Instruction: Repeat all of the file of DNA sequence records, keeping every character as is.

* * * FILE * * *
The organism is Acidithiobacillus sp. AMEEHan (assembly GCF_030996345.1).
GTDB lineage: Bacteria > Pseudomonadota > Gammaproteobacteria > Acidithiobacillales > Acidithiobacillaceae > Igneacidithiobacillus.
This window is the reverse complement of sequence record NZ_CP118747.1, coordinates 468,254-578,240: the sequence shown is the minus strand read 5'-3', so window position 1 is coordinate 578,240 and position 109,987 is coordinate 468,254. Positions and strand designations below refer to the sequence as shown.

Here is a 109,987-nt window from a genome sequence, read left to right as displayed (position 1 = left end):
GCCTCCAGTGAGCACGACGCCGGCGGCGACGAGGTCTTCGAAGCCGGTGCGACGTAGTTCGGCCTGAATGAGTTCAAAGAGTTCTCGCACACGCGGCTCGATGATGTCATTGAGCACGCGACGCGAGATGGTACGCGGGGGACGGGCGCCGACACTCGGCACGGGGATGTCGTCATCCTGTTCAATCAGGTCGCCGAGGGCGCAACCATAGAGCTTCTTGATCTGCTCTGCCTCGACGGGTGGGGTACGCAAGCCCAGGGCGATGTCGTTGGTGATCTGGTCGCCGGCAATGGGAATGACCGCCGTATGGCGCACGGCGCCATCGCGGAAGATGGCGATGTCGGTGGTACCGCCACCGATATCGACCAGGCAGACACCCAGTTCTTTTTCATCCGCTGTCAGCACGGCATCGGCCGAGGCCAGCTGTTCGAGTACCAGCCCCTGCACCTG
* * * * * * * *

The organism is Acidithiobacillus sp. AMEEHan (assembly GCF_030996345.1).
GTDB lineage: Bacteria > Pseudomonadota > Gammaproteobacteria > Acidithiobacillales > Acidithiobacillaceae > Igneacidithiobacillus.
This window is the reverse complement of sequence record NZ_CP118747.1, coordinates 468,254-578,240: the sequence shown is the minus strand read 5'-3', so window position 1 is coordinate 578,240 and position 109,987 is coordinate 468,254. Positions and strand designations below refer to the sequence as shown.

Here is a 109,987-nt window from a genome sequence, read left to right as displayed (position 1 = left end):
GCCTCCAGTGAGCACGACGCCGGCGGCGACGAGGTCTTCGAAGCCGGTGCGACGTAGTTCGGCCTGAATGAGTTCAAAGAGTTCTCGCACACGCGGCTCGATGATGTCATTGAGCACGCGACGCGAGATGGTACGCGGGGGACGGGCGCCGACACTCGGCACGGGGATGTCGTCATCCTGTTCAATCAGGTCGCCGAGGGCGCAACCATAGAGCTTCTTGATCTGCTCTGCCTCGACGGGTGGGGTACGCAAGCCCAGGGCGATGTCGTTGGTGATCTGGTCGCCGGCAATGGGAATGACCGCCGTATGGCGCACGGCGCCATCGCGGAAGATGGCGATGTCGGTGGTACCGCCACCGATATCGACCAGGCAGACACCCAGTTCTTTTTCATCCGCTGTCAGCACGGCATCGGCCGAGGCCAGCTGTTCGAGTACCAGCCCCTGCACCTG